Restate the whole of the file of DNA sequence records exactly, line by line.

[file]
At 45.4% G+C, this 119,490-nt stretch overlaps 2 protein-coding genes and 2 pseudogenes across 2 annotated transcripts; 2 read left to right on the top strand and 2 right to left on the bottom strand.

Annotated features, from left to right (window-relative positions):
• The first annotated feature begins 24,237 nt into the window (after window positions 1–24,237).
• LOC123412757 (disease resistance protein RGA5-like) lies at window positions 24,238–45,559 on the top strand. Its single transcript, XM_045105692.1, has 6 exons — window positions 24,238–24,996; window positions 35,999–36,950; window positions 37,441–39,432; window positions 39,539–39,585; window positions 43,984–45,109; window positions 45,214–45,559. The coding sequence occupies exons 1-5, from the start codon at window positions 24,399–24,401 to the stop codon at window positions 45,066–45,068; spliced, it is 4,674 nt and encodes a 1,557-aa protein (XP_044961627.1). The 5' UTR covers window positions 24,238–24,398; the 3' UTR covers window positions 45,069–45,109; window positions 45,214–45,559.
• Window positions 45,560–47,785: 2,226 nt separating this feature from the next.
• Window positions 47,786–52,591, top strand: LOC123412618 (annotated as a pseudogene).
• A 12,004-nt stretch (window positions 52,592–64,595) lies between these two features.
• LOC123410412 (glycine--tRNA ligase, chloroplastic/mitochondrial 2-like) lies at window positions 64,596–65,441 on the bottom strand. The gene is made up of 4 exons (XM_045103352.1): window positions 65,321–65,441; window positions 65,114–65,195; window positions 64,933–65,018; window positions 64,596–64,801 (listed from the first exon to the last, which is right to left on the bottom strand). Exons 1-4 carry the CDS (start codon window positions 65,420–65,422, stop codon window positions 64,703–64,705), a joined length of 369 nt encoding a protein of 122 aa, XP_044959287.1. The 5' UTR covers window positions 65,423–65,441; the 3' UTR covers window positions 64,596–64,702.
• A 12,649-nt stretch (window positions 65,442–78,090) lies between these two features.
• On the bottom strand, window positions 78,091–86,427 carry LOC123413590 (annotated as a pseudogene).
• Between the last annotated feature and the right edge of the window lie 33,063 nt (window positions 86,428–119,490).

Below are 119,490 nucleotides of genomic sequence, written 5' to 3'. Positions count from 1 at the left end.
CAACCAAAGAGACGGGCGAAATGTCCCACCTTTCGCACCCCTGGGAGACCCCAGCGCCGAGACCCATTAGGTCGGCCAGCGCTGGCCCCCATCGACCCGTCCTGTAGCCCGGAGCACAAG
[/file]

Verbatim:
At 45.4% G+C, this 119,490-nt stretch overlaps 2 protein-coding genes and 2 pseudogenes across 2 annotated transcripts; 2 read left to right on the top strand and 2 right to left on the bottom strand.

Annotated features, from left to right (window-relative positions):
• The first annotated feature begins 24,237 nt into the window (after window positions 1–24,237).
• LOC123412757 (disease resistance protein RGA5-like) lies at window positions 24,238–45,559 on the top strand. Its single transcript, XM_045105692.1, has 6 exons — window positions 24,238–24,996; window positions 35,999–36,950; window positions 37,441–39,432; window positions 39,539–39,585; window positions 43,984–45,109; window positions 45,214–45,559. The coding sequence occupies exons 1-5, from the start codon at window positions 24,399–24,401 to the stop codon at window positions 45,066–45,068; spliced, it is 4,674 nt and encodes a 1,557-aa protein (XP_044961627.1). The 5' UTR covers window positions 24,238–24,398; the 3' UTR covers window positions 45,069–45,109; window positions 45,214–45,559.
• Window positions 45,560–47,785: 2,226 nt separating this feature from the next.
• Window positions 47,786–52,591, top strand: LOC123412618 (annotated as a pseudogene).
• A 12,004-nt stretch (window positions 52,592–64,595) lies between these two features.
• LOC123410412 (glycine--tRNA ligase, chloroplastic/mitochondrial 2-like) lies at window positions 64,596–65,441 on the bottom strand. The gene is made up of 4 exons (XM_045103352.1): window positions 65,321–65,441; window positions 65,114–65,195; window positions 64,933–65,018; window positions 64,596–64,801 (listed from the first exon to the last, which is right to left on the bottom strand). Exons 1-4 carry the CDS (start codon window positions 65,420–65,422, stop codon window positions 64,703–64,705), a joined length of 369 nt encoding a protein of 122 aa, XP_044959287.1. The 5' UTR covers window positions 65,423–65,441; the 3' UTR covers window positions 64,596–64,702.
• A 12,649-nt stretch (window positions 65,442–78,090) lies between these two features.
• On the bottom strand, window positions 78,091–86,427 carry LOC123413590 (annotated as a pseudogene).
• Between the last annotated feature and the right edge of the window lie 33,063 nt (window positions 86,428–119,490).

Below are 119,490 nucleotides of genomic sequence, written 5' to 3'. Positions count from 1 at the left end.
CAACCAAAGAGACGGGCGAAATGTCCCACCTTTCGCACCCCTGGGAGACCCCAGCGCCGAGACCCATTAGGTCGGCCAGCGCTGGCCCCCATCGACCCGTCCTGTAGCCCGGAGCACAAG